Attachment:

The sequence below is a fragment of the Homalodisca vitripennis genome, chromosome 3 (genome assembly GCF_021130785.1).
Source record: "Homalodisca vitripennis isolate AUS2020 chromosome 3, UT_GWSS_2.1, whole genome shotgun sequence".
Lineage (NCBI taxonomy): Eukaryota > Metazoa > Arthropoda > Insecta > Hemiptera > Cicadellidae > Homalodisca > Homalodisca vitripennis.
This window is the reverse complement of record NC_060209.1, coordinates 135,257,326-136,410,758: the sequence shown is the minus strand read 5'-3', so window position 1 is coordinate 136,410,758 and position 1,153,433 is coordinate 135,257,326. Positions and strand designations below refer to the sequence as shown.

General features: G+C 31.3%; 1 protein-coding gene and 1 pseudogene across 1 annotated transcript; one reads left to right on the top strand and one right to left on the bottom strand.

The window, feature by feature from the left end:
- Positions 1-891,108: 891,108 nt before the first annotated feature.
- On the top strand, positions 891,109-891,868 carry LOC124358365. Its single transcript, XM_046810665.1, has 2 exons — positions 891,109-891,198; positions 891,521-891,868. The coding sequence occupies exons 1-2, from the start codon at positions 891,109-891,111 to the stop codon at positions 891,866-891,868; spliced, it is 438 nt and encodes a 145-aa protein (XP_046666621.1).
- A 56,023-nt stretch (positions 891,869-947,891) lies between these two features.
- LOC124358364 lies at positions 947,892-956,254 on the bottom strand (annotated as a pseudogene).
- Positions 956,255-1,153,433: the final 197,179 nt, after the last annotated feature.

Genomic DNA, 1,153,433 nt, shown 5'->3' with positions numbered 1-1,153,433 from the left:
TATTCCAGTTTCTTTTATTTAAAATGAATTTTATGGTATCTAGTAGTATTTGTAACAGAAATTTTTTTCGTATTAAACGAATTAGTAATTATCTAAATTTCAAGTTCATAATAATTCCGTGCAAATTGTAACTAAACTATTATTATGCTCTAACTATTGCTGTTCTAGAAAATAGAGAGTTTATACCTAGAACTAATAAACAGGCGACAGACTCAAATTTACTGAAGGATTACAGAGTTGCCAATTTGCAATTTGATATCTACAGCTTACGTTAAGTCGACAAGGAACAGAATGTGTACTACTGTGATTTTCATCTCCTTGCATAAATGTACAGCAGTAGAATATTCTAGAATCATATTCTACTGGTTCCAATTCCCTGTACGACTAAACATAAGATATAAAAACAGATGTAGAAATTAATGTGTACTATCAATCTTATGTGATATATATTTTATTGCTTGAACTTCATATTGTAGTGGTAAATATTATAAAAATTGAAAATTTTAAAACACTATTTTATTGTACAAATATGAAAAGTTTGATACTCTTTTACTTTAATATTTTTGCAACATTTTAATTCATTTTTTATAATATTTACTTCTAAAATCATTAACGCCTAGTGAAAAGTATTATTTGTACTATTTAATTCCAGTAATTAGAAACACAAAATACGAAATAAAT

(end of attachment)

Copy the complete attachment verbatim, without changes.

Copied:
The sequence below is a fragment of the Homalodisca vitripennis genome, chromosome 3 (genome assembly GCF_021130785.1).
Source record: "Homalodisca vitripennis isolate AUS2020 chromosome 3, UT_GWSS_2.1, whole genome shotgun sequence".
Lineage (NCBI taxonomy): Eukaryota > Metazoa > Arthropoda > Insecta > Hemiptera > Cicadellidae > Homalodisca > Homalodisca vitripennis.
This window is the reverse complement of record NC_060209.1, coordinates 135,257,326-136,410,758: the sequence shown is the minus strand read 5'-3', so window position 1 is coordinate 136,410,758 and position 1,153,433 is coordinate 135,257,326. Positions and strand designations below refer to the sequence as shown.

General features: G+C 31.3%; 1 protein-coding gene and 1 pseudogene across 1 annotated transcript; one reads left to right on the top strand and one right to left on the bottom strand.

The window, feature by feature from the left end:
- Positions 1-891,108: 891,108 nt before the first annotated feature.
- On the top strand, positions 891,109-891,868 carry LOC124358365. Its single transcript, XM_046810665.1, has 2 exons — positions 891,109-891,198; positions 891,521-891,868. The coding sequence occupies exons 1-2, from the start codon at positions 891,109-891,111 to the stop codon at positions 891,866-891,868; spliced, it is 438 nt and encodes a 145-aa protein (XP_046666621.1).
- A 56,023-nt stretch (positions 891,869-947,891) lies between these two features.
- LOC124358364 lies at positions 947,892-956,254 on the bottom strand (annotated as a pseudogene).
- Positions 956,255-1,153,433: the final 197,179 nt, after the last annotated feature.

Genomic DNA, 1,153,433 nt, shown 5'->3' with positions numbered 1-1,153,433 from the left:
TATTCCAGTTTCTTTTATTTAAAATGAATTTTATGGTATCTAGTAGTATTTGTAACAGAAATTTTTTTCGTATTAAACGAATTAGTAATTATCTAAATTTCAAGTTCATAATAATTCCGTGCAAATTGTAACTAAACTATTATTATGCTCTAACTATTGCTGTTCTAGAAAATAGAGAGTTTATACCTAGAACTAATAAACAGGCGACAGACTCAAATTTACTGAAGGATTACAGAGTTGCCAATTTGCAATTTGATATCTACAGCTTACGTTAAGTCGACAAGGAACAGAATGTGTACTACTGTGATTTTCATCTCCTTGCATAAATGTACAGCAGTAGAATATTCTAGAATCATATTCTACTGGTTCCAATTCCCTGTACGACTAAACATAAGATATAAAAACAGATGTAGAAATTAATGTGTACTATCAATCTTATGTGATATATATTTTATTGCTTGAACTTCATATTGTAGTGGTAAATATTATAAAAATTGAAAATTTTAAAACACTATTTTATTGTACAAATATGAAAAGTTTGATACTCTTTTACTTTAATATTTTTGCAACATTTTAATTCATTTTTTATAATATTTACTTCTAAAATCATTAACGCCTAGTGAAAAGTATTATTTGTACTATTTAATTCCAGTAATTAGAAACACAAAATACGAAATAAAT